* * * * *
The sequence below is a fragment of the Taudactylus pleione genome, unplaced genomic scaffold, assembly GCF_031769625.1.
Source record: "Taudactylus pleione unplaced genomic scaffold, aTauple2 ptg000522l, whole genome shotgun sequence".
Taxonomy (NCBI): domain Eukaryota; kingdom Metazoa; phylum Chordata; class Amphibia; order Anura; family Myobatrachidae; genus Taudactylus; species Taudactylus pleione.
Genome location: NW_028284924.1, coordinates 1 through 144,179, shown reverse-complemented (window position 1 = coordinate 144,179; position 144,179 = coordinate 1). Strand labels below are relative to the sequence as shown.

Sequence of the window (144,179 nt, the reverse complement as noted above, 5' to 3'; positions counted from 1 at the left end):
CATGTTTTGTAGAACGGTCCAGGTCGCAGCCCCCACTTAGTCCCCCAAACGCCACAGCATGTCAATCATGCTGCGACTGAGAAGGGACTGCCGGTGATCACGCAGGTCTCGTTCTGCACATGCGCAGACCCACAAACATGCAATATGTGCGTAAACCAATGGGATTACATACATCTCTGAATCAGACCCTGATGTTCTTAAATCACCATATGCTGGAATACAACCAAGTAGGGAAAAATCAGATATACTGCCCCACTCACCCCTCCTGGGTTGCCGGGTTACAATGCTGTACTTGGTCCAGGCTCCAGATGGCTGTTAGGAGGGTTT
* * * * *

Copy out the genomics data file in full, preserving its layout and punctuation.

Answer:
The sequence below is a fragment of the Taudactylus pleione genome, unplaced genomic scaffold, assembly GCF_031769625.1.
Source record: "Taudactylus pleione unplaced genomic scaffold, aTauple2 ptg000522l, whole genome shotgun sequence".
Taxonomy (NCBI): domain Eukaryota; kingdom Metazoa; phylum Chordata; class Amphibia; order Anura; family Myobatrachidae; genus Taudactylus; species Taudactylus pleione.
Genome location: NW_028284924.1, coordinates 1 through 144,179, shown reverse-complemented (window position 1 = coordinate 144,179; position 144,179 = coordinate 1). Strand labels below are relative to the sequence as shown.

Sequence of the window (144,179 nt, the reverse complement as noted above, 5' to 3'; positions counted from 1 at the left end):
CATGTTTTGTAGAACGGTCCAGGTCGCAGCCCCCACTTAGTCCCCCAAACGCCACAGCATGTCAATCATGCTGCGACTGAGAAGGGACTGCCGGTGATCACGCAGGTCTCGTTCTGCACATGCGCAGACCCACAAACATGCAATATGTGCGTAAACCAATGGGATTACATACATCTCTGAATCAGACCCTGATGTTCTTAAATCACCATATGCTGGAATACAACCAAGTAGGGAAAAATCAGATATACTGCCCCACTCACCCCTCCTGGGTTGCCGGGTTACAATGCTGTACTTGGTCCAGGCTCCAGATGGCTGTTAGGAGGGTTT